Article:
To choose the attorney who is best for you, ask candidates these important questions…
How long have you practiced divorce law? Thirteen is the lucky number. Solo practitioners should have at least 13 years of experience. Since the average age of law school graduates is 27, 13 years of experience brings them to age 40—old enough to gain both legal experience and life experience in how people in divorce and other situations behave. If the attorney is part of a group practice, the attorney handling your case and/or the senior partner should have at least 13 years of divorce-practice experience.
Is divorce your primary practice area? You want someone who does only divorce work. Specialists have useful contacts, extensive experience in all sorts of complicated situations and up-to-date information on court cases and regulations.
Are you a trial lawyer? Many divorce attorneys do not try cases, focusing instead on collaborative divorce, arbitration or mediation. Choose one who does trials, too. Although most divorce cases do not go to trial (90% to 95% of cases are settled out of court), you still want someone who has trial experience and is prepared to go to trial if necessary.
Are you certified in family law? Certification indicates commitment and expertise. The certification process—offered by California, Connecticut and certain other states—may involve a written examination, continuing legal education, favorable references from other attorneys and judges and a given amount of experience in the specialty (divorce law is a subspecialty within family law). Not being certified shouldn’t be a deal killer—but it’s certainly a plus if the lawyer has achieved that level of professionalism.
Will a backup lawyer be involved? The attorney you choose should have a backup attorney or paralegal who becomes familiar with your case and can be contacted when the lead counsel is in court, on vacation or unavailable for some other reason.
How experienced are you with my type of case? Probe the attorney’s knowledge with questions that relate to your particular situation. If it involves complicated tax matters, ask whether he/she is qualified to analyze tax returns, financial statements and/or general financial records maintained by a family or company. If you suspect that assets are being hidden by your spouse, ask about the attorney’s use of forensic accountants. If child custody is likely to be an issue, ask how many contentious custody cases he has shepherded.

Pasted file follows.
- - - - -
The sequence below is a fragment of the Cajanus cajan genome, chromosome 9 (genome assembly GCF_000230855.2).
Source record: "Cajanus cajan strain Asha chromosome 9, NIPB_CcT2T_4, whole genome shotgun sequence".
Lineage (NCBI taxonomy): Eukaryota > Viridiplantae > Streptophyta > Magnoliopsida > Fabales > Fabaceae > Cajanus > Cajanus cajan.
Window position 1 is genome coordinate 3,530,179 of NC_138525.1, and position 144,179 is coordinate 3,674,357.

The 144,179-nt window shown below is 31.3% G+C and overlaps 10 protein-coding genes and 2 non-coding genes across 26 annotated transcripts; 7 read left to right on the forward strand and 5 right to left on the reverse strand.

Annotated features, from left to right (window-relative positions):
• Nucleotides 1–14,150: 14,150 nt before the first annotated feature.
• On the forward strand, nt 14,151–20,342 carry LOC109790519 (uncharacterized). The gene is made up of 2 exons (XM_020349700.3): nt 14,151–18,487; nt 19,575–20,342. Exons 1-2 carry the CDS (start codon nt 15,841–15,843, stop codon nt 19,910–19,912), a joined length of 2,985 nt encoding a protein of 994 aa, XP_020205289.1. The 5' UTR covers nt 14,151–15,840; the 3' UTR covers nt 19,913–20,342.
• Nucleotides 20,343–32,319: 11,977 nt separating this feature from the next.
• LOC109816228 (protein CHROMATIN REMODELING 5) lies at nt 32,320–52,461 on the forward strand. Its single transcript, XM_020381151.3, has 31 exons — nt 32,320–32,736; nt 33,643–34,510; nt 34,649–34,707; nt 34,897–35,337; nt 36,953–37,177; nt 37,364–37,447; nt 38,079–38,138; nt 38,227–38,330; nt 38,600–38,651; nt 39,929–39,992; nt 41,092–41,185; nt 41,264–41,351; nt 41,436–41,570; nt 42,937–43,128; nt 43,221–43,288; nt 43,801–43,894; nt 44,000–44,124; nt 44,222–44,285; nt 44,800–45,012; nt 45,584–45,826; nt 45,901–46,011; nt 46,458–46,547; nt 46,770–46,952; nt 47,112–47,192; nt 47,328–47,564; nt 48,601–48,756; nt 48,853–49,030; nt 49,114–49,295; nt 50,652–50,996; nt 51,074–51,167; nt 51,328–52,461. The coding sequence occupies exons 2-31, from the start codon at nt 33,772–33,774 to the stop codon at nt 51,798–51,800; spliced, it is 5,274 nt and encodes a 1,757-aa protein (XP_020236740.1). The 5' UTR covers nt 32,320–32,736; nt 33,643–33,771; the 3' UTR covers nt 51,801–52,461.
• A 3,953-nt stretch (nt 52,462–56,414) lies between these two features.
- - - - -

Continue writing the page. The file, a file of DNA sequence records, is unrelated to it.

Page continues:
What is your overall philosophy about divorce settlements? If children are involved, ask a candidate whether he leans toward sole custody, joint custody or shared custody in most cases—this may point out similarities or differences in attitudes about families that are important to you. If, as some spouses do, you want a scorched-earth settlement in which you get as much as possible and your spouse gets as little as possible, ask the attorney about his attitude toward such settlements. However: Most good attorneys strive for settlements that are satisfactory to both spouses.
What is your hourly rate? Hourly rates depend primarily on experience, location and prominence in the field. The range is $50 to $1,100 (the latter is for a high-profile attorney in a big city). Nationwide most hourly rates are between $150 and $350, with $250 being the most common.
How many hours will I be billed? This varies greatly according to the amount of spousal conflict, the complexity of the assets and other factors. Most divorces take 60 to 75 hours of work on the part of the attorney for each side. The minimum is generally about 35 hours. An attorney who gives you a precise figure before you have even hired him is one you want to avoid. He may simply be tossing out a lowball estimate to get your business.
What other charges should I expect? Ask for an estimate of nonattorney fees, such as real estate appraisals, business evaluations, paralegal fees and court fees. Make sure that you will be informed before any extra charges are incurred.
How long will the process take from start to finish? An attorney may provide a general time frame based on the steps involved in your state and in your case, but many variables will affect the schedule, and there may be unexpected delays. You can use the lawyer’s response to gauge the degree of chemistry between the two of you. Because satisfactory divorce resolutions are largely about preferences, and not only about the law, ultimately, how comfortable you feel when talking with the lawyer—how much he listens, how much he interrupts, how much he seems to understand—should play a big part in your choice of whom you retain.